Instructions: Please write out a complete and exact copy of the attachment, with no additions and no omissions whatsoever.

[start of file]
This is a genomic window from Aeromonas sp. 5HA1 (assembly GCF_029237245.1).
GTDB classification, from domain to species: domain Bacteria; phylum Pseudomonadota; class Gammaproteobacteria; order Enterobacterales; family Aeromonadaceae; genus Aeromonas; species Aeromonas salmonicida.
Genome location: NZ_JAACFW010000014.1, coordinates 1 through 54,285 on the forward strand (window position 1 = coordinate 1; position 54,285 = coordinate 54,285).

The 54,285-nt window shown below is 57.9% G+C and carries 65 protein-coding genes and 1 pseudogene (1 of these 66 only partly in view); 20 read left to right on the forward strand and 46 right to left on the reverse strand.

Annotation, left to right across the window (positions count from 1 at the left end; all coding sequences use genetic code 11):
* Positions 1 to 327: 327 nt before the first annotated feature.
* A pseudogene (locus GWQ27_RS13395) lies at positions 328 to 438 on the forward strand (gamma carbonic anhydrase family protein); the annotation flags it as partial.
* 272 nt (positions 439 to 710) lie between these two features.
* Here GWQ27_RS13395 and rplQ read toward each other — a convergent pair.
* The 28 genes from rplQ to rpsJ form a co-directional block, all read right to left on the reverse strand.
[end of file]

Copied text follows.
This is a genomic window from Aeromonas sp. 5HA1 (assembly GCF_029237245.1).
GTDB classification, from domain to species: domain Bacteria; phylum Pseudomonadota; class Gammaproteobacteria; order Enterobacterales; family Aeromonadaceae; genus Aeromonas; species Aeromonas salmonicida.
Genome location: NZ_JAACFW010000014.1, coordinates 1 through 54,285 on the forward strand (window position 1 = coordinate 1; position 54,285 = coordinate 54,285).

The 54,285-nt window shown below is 57.9% G+C and carries 65 protein-coding genes and 1 pseudogene (1 of these 66 only partly in view); 20 read left to right on the forward strand and 46 right to left on the reverse strand.

Annotation, left to right across the window (positions count from 1 at the left end; all coding sequences use genetic code 11):
* Positions 1 to 327: 327 nt before the first annotated feature.
* A pseudogene (locus GWQ27_RS13395) lies at positions 328 to 438 on the forward strand (gamma carbonic anhydrase family protein); the annotation flags it as partial.
* 272 nt (positions 439 to 710) lie between these two features.
* Here GWQ27_RS13395 and rplQ read toward each other — a convergent pair.
* The 28 genes from rplQ to rpsJ form a co-directional block, all read right to left on the reverse strand.